There are many things that can challenge your endocrine system, therefore disrupting hormone balance and function. The longer a system is “out of order” the more difficult it can be to bring it back into harmony. Identifying and correcting the causes of hormonal imbalance early on will help maintain your health and prevent the onset of chronic disease . Some of the most common underlying causes of hormonal imbalance include:
So how do you know if you have a hormone imbalance? Find out the signs of hormonal imbalance to look out for, and natural remedies that address how to regulate hormones.
These are ten major symptoms of hormonal imbalance to look out for.
Everyone is tired sometimes. But you should recover with adequate rest, hydration, and a healthy diet. If you feel you are taking care of yourself but are still exhausted or just can’t seem to get back to your best, consider having a comprehensive evaluation of your hormone levels . Adrenal fatigue and hypothyroidism are more prevalent in our high-paced society than you may think and a hormonal imbalance test can help diagnose this.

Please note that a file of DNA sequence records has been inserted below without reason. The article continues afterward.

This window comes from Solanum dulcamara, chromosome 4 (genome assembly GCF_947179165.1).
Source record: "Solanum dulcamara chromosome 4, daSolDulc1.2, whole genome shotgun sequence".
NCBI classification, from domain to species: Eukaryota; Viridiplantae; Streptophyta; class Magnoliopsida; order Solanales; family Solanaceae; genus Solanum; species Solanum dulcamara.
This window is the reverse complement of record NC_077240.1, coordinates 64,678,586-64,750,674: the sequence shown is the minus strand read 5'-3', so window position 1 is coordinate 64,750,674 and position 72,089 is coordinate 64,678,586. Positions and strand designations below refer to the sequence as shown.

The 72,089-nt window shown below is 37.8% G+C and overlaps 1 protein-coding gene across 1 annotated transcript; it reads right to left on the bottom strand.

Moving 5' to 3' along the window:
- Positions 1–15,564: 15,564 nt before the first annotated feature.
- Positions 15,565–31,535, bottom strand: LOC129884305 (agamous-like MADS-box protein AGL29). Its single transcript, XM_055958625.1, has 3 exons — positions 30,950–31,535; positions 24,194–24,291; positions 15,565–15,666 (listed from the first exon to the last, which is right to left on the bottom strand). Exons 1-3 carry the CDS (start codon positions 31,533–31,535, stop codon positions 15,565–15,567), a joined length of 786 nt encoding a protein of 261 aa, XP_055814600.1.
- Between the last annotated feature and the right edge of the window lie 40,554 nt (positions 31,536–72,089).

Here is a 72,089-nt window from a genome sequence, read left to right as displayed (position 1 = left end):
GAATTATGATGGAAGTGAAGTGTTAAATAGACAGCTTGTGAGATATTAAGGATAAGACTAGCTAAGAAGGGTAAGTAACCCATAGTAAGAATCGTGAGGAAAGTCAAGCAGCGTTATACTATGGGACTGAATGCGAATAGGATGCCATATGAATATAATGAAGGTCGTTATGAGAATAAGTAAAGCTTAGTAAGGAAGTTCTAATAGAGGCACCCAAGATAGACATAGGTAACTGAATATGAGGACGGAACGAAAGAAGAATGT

Nope, it’s not all in your head. Nearly 18 percent of Americans suffer from an anxiety-related disorder and 7 percent from a major depressive disorder each year. Women may be at a higher risk because changes in estrogen during menstrual cycles, pregnancy, or menopause are associated with worsening depression . A study on the effect of estrogen receptors in the brain found that estrogen calms the fear response and anxiety in both humans and rodents. Higher levels of estrogen were correlated with less fearful responses when stimulated by fear-inducing scenarios. Men with low levels of testosterone are more prone to developing anxiety or major depressive disorder when compared to those with normal levels.